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Brexit documents highlight the holes for environment in no-deal scenario

Papers released yesterday detailing the government’s contingencies for a no-deal Brexit scenario reveal departments worryingly underprepared to maintain promised environmental protections, lawyers warn.

Legal experts from environmental law charity ClientEarth have warned that the government’s claims that European Union protections will be fully maintained after Britain leaves the EU ring hollow, and warned that a no-deal is the worst possible scenario for Britain’s natural environment, climate and air quality.

The document release revealed a distinct lack of detail in departmental preparations, across a number of sectors, including general environment standards, vehicle emissions standards, industrial emissions and regulating fluorinated gases and ozone-depleting substances.

This lack of detail was compounded by this week’s National Audit Office report, highlighting how the Department for Environment, Food & Rural Affairs (Defra) was not adequately prepared for a no-deal, with the department at “high risk of being unable to deliver a full and functioning statute book by end March 2019”.

ClientEarth law and policy advisor Tom West said: “Despite continued assurances that Brexit won’t damage our environment, today’s document release highlights the holes in the government’s contingencies for maintaining current environmental standards in a no-deal situation.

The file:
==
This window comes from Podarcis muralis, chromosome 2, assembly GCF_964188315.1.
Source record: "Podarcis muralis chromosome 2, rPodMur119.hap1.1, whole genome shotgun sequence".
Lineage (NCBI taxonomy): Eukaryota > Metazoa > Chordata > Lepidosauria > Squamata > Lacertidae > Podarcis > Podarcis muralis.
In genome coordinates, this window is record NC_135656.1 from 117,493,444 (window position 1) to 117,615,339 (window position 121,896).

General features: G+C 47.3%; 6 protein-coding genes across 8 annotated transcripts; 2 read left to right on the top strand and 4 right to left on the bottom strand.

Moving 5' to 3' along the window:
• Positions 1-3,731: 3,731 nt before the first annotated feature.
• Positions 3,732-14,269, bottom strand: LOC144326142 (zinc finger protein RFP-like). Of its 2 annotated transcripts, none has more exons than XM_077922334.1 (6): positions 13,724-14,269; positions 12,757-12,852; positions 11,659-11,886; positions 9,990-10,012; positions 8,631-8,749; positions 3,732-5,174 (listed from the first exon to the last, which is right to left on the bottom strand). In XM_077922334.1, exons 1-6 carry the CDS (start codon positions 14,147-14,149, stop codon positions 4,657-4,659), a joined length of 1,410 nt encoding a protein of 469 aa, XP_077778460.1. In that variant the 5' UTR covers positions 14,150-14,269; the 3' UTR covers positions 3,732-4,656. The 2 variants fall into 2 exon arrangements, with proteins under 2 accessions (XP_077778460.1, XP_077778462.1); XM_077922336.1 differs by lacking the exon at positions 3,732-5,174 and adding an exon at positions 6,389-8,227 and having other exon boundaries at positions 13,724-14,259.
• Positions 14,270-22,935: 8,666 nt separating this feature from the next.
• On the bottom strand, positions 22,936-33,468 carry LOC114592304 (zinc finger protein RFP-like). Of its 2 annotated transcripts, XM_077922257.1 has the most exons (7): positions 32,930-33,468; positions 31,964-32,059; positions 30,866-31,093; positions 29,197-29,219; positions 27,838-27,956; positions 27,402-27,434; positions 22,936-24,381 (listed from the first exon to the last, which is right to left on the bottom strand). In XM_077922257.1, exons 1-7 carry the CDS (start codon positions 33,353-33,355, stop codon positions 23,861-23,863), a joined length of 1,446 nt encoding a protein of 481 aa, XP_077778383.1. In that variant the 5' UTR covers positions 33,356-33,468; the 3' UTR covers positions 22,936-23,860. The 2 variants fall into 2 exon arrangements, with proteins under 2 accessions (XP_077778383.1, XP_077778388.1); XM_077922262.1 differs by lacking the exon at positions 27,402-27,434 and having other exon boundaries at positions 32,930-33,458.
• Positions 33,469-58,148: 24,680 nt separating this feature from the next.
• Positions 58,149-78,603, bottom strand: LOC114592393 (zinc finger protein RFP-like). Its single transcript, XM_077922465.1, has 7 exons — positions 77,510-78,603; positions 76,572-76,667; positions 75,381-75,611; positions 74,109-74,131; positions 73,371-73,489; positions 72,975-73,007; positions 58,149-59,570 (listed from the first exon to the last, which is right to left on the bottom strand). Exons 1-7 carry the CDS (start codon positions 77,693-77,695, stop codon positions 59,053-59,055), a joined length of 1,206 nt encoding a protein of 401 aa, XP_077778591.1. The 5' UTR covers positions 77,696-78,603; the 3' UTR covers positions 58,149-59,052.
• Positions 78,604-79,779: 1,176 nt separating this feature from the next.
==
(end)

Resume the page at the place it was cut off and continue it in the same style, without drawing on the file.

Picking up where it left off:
“The government claims that the EU Withdrawal Act and ‘interim measures’ will uphold standards after Britain withdraws, however it is unclear what exactly these essential safeguards would be.

“Essentially these documents ask us to trust that government departments have a no-deal situation covered when only yesterday the National Audit Office highlighted exactly how Defra is unprepared, with ramifications for fisheries, agriculture, chemicals and the natural environment.”

Yesterday’s documents highlighted:

  • A lack of detail about whether Defra and its agencies is prepared for regulating fluorinated gases and ozone-depleting substances;
  • Potential ‘governance gaps’ in the oversight, monitoring and enforcement of emissions standards for new cars and vans;
  • Questions over whether statutory instruments maintaining environmental standards will be ready by March 2019;
  • The governance gap for Scotland, Wales and Northern Ireland persist, as plans for a new statutory body will not apply to the actions of devolved administrations.

There were also concerns of a governance gap between Britain’s withdrawal and when an environment bill is introduced in March 2019 and also governance gaps for what will happen in Scotland, Wales and Northern Ireland.

West added: “For the sake of our rivers, forests, bogs and bees and the right of the British public to enjoy them, a no-deal Brexit situation must be avoided at all costs.”

 

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